It also turns out that air capture could be a lower cost way of reducing CO2 than some of the more expensive forms of renewable energy.

March 12, 2012    View Comment    

On Suck It Up: A book about climate change, geoengineering and air capture of CO2

David, first, thanks for buying the book and giving it such a careful and thoughtful read.

The estimate that we'd have to remove 8 gigatons of CO2 to reduce atmospheric concentrations by 1 ppm was a rough estimate. You're right that it doesn't take into account CO2 absorbed by the ocean; if we were to suck CO2 out of the air, the ocean would release some CO2 back into the air to put things back in equilibrium. (I'm not a scientist or science writer, as you may have figured out when you read the book.) When I ran the number by climate scientists, they essentially told me the 8 gigaton estimate was close enough but low. No one suggested that it was 40% too low but again, this is out of my area of expertise.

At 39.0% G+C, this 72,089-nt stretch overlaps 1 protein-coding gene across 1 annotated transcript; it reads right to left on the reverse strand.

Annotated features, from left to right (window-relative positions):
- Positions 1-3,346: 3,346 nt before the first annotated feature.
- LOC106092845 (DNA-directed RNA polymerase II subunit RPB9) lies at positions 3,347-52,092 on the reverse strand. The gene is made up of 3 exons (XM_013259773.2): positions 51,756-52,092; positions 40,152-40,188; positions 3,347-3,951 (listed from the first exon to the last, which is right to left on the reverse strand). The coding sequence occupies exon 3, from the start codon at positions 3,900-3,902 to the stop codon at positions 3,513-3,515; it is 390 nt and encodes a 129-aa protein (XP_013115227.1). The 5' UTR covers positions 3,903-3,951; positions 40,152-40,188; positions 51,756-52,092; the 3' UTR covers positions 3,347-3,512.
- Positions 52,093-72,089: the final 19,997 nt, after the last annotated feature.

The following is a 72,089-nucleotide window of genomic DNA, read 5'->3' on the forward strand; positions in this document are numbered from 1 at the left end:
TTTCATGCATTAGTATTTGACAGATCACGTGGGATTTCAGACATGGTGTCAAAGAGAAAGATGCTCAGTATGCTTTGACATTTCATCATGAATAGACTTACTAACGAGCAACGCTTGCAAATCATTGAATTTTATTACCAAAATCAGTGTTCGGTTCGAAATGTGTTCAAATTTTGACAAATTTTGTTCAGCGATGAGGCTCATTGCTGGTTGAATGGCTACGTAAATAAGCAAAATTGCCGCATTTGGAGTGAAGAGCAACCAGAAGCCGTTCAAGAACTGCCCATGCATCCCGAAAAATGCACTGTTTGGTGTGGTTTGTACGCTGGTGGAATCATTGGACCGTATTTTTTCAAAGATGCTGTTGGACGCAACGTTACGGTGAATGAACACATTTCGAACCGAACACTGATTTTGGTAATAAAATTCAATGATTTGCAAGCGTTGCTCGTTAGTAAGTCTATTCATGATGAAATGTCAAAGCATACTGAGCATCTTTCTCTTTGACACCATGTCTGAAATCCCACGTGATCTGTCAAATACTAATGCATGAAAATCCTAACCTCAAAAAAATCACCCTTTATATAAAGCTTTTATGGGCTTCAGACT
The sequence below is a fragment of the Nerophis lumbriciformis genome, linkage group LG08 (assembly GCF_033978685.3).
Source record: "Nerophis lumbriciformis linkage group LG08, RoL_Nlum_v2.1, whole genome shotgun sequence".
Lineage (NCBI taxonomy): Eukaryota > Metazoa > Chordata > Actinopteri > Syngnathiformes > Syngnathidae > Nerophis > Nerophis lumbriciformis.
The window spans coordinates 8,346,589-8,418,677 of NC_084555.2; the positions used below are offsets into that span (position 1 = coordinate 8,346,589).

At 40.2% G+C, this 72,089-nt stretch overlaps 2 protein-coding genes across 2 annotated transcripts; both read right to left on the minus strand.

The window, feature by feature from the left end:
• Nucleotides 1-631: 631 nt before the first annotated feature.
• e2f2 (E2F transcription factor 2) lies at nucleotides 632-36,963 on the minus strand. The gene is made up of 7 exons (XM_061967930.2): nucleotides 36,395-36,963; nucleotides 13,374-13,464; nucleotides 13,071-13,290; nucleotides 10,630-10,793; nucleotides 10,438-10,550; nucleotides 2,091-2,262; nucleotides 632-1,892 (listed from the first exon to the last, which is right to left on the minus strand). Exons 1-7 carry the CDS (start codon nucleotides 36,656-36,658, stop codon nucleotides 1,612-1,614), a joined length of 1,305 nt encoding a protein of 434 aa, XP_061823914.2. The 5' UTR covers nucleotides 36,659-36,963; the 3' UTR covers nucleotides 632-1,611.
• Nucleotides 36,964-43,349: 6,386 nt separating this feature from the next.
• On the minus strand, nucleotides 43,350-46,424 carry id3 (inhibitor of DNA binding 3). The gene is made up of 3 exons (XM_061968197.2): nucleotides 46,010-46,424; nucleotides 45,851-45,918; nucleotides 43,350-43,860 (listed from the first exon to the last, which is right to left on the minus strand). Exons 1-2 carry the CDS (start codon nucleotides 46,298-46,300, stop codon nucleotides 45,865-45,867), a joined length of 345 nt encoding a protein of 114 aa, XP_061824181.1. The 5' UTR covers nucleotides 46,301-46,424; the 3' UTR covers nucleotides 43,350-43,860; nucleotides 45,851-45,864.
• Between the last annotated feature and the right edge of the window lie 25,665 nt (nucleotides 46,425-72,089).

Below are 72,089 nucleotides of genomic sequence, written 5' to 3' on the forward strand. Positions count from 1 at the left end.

What I do understand is that the scale of the climate problem is not well understood. I hope that comes across in the book.

The economics are a bit more complicated. If we can find a use for CO2 in the short term (enhanced oil recovery, feeding algae), the costs of pulling it out of the air would be partly or entirely offset by the value generated by the CO2. The big long term idea which I didn't get into in any detail because it is so speculative is that CO2 could be captured from the air, and combined with hydrogen that has been separated from water to make transportation fuels. If this was powered by renewable energy, we'd have a low-carbon closed cycle way of making fuels.

Given how little progress we've made so far with mitigation--and thank you for the clip, which helps explains why--it seems to me that new approaches like this deserve consideration.

March 3, 2012    View Comment    

On Peter Gleick, climate hero?

Thanks for your comments, and sorry to be slow in responding.

Just to be clear--I do NOT think Peter Gleick is in anyway a climate hero.